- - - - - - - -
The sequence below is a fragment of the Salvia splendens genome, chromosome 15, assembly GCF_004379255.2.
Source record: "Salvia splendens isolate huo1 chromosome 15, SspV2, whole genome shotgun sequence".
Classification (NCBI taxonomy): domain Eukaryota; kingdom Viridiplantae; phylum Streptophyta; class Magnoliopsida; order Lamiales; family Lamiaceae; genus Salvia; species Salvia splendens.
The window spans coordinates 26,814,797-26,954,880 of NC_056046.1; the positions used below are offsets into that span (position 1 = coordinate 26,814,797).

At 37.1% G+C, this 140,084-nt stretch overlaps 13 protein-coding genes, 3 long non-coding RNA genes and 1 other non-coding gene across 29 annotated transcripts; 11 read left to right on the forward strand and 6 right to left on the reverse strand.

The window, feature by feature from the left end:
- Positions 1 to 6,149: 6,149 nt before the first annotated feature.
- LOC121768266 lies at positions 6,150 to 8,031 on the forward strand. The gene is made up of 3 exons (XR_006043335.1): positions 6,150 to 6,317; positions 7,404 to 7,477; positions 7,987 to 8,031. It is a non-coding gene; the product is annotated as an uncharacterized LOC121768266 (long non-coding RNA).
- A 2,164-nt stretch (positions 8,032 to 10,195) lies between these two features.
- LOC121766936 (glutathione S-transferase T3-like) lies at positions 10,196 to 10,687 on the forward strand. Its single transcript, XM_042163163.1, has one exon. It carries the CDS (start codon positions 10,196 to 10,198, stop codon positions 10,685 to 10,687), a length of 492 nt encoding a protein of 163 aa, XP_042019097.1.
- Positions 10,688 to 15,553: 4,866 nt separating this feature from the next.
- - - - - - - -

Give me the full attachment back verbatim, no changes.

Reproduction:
The sequence below is a fragment of the Salvia splendens genome, chromosome 15, assembly GCF_004379255.2.
Source record: "Salvia splendens isolate huo1 chromosome 15, SspV2, whole genome shotgun sequence".
Classification (NCBI taxonomy): domain Eukaryota; kingdom Viridiplantae; phylum Streptophyta; class Magnoliopsida; order Lamiales; family Lamiaceae; genus Salvia; species Salvia splendens.
The window spans coordinates 26,814,797-26,954,880 of NC_056046.1; the positions used below are offsets into that span (position 1 = coordinate 26,814,797).

At 37.1% G+C, this 140,084-nt stretch overlaps 13 protein-coding genes, 3 long non-coding RNA genes and 1 other non-coding gene across 29 annotated transcripts; 11 read left to right on the forward strand and 6 right to left on the reverse strand.

The window, feature by feature from the left end:
- Positions 1 to 6,149: 6,149 nt before the first annotated feature.
- LOC121768266 lies at positions 6,150 to 8,031 on the forward strand. The gene is made up of 3 exons (XR_006043335.1): positions 6,150 to 6,317; positions 7,404 to 7,477; positions 7,987 to 8,031. It is a non-coding gene; the product is annotated as an uncharacterized LOC121768266 (long non-coding RNA).
- A 2,164-nt stretch (positions 8,032 to 10,195) lies between these two features.
- LOC121766936 (glutathione S-transferase T3-like) lies at positions 10,196 to 10,687 on the forward strand. Its single transcript, XM_042163163.1, has one exon. It carries the CDS (start codon positions 10,196 to 10,198, stop codon positions 10,685 to 10,687), a length of 492 nt encoding a protein of 163 aa, XP_042019097.1.
- Positions 10,688 to 15,553: 4,866 nt separating this feature from the next.